Vox pop: Has BIM changed the culture of the industry?
Alex MacLaren, partner at Wyatt MacLaren, tutor at Heriot-Watt University, BIM2050 Group
For us, the biggest practical changes in switching to BIM were to do with everyday process protocol in the office: naming, classifications, filing etc. We had our own systems, grown up over many years, and it was a jump for us to switch to new rules, some of which felt nonsensical from our limited viewpoint.
This sort of gripe still seems to ring true for many people: the “lived experience” of a BIM project has been more about jumping through process hoops than about delivering effective outcomes. But universal protocol is key to good data transferability – we need to weather that storm.
The students I work with at university are handy examples of this issue: the uni sets up these proprietary bespoke collaborative learning environments and they all get so annoyed by the clumsy interfaces that they just opt out and co-author their projects on Facebook. Industry is not so different!
Casey Rutland, associate director and BIM specialist, Arup Associates
In my opinion, what happened with the BIM deadline kicking in is absolutely nothing. It was a passing date, a line in the sand for development to continue. There are still massive groups of the industry that just don’t want to change. It might be micro-SMEs close to retirement who just want to carry on a few years before they finish, or they might not use technology whatsoever.
Time will tell whether they might eventually come on board. At the moment there are people actively and pro-actively working on the deadline and those people will continue that work too.
The overall message is positive: you can pick up a swath of documents, go to the BIM Level 2 website and read everything you need to know to get started. It’s there now and it’s consistent and structured. It’s a lot easier now than a few years ago.
Peter Jacobs PPCIOB, managing director of construction logistics and integrated solutions, Wilson James
Well, changing the culture around BIM is the hard part, not the technology. On some of the projects I’m involved in, BIM is starting to create a culture where the team has been put together earlier. If you don’t get the specialist involved early when using BIM properly, then you waste time by creating the model twice. So it’s starting to force people towards forming the teams earlier.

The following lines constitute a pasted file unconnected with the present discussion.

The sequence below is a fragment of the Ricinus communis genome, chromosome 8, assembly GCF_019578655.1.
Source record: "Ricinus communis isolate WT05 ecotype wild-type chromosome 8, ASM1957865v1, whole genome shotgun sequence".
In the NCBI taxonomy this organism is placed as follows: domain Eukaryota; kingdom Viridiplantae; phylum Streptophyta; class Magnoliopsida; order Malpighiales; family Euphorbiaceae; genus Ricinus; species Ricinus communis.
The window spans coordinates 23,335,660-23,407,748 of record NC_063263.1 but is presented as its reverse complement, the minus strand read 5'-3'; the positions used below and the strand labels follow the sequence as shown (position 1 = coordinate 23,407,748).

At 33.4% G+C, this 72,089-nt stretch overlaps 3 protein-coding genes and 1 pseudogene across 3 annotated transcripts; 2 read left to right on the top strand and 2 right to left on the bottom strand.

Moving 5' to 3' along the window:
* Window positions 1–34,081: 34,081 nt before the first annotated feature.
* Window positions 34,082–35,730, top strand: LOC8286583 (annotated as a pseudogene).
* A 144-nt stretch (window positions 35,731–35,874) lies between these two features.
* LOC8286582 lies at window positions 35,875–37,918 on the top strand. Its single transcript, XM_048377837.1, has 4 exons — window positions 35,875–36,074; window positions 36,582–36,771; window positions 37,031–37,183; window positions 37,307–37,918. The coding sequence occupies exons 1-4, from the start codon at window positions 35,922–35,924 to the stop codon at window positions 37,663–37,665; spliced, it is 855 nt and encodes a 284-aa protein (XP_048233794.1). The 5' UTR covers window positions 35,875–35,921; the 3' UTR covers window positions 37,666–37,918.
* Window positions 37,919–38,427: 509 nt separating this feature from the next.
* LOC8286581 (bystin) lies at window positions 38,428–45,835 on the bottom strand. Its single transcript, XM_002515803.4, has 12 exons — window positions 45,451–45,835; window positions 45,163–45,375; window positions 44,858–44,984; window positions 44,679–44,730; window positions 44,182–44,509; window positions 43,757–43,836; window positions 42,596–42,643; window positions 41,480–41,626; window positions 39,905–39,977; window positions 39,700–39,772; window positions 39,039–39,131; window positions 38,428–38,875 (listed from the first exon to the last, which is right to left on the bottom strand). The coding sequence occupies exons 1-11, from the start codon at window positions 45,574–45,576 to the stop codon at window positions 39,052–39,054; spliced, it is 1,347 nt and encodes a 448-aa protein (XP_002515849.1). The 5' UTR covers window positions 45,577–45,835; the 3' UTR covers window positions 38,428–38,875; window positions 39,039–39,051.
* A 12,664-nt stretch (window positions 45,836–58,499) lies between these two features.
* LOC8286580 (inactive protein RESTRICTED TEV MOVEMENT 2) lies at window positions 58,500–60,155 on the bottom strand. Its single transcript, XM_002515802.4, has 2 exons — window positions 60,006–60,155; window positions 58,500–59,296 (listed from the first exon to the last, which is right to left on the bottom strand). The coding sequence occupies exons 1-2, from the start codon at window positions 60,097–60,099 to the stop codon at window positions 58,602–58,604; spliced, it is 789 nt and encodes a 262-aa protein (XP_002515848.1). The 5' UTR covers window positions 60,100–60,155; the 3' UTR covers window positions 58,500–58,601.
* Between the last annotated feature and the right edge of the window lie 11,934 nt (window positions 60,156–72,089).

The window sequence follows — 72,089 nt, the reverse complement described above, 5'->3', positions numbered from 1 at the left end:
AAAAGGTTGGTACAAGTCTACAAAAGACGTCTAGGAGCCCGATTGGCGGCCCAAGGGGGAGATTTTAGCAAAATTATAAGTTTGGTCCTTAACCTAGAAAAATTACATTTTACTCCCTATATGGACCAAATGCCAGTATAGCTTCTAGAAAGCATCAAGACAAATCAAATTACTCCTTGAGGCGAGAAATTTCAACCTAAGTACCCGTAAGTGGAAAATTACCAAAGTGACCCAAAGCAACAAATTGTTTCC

There’s got to be a culture of helping to educate clients that the business isn’t just about the lowest tender price.
BIM is such a powerful tool, but it won’t be fully useful until it’s top-to-bottom in supply chains and we can price jobs properly – when even the bottom of the supply chain understands BIM fully.
Gerard Graham MCIOB, business development manager, Martin & Hamilton, and senior vice-chair CIOB in Ireland, Northern Centre
It has made everyone more collaborative in my opinion. We all need to work closer together and as part of a bigger team.
I think what it’s doing is breaking down the hierarchy. In the past you had the architect at the top of the tree, now everybody who is part of the project all have an important role to play for BIM to be properly executed.
You also have to mention facilities management. Five years ago nobody had really heard of FM, but now if BIM’s done right, that leads to proper facilities management which is a big issue.
So it’s a game changer. I would say it’s the biggest game changer this decade.
Frank McLeod, head of project technology, WSP Parsons Brinckerhoff
I would argue BIM has not changed the culture of the industry, it’s people that do that.
What BIM, the environment, has done is shine a bright torch on our behaviours, such that we can see clearly that Latham and Egan were right. Wolfgang Grulke in Lessons in Radical Innovation warned us that radical change was a combination of technology and relationships, which can be very uncomfortable.
So BIM is highlighting issues within our industry’s culture, clearly showing who is being open and sharing and who is not. It is driving us towards understanding that we are modelling information for our mutual benefits and not just ourselves.
James Thompson, senior BIM technician, Waldeck Consulting
As a direct result of the introduction of April’s BIM Level 2 mandate, the industry has been forced to work in a smarter, more collaborative way. Closer partnerships between site teams will reduce residual risk and ultimately provide the client with a more useful digital asset to own and manage throughout its lifecycle. Although earlier collaboration has been recognised in the industry, an inward culture of resistance to sharing data remains.
As software, infrastructure and supporting BIM guidance (including legal procedure) progress, the industry will have the freedom to share data more openly between internal and external design teams. This will reduce duplication and improve supply chain collaboration at earlier stages of projects.
Overall, the industry’s attitude towards the mandate has been positive and we look forward to future improvements to data efficiency, carbon reduction and post-construction asset management.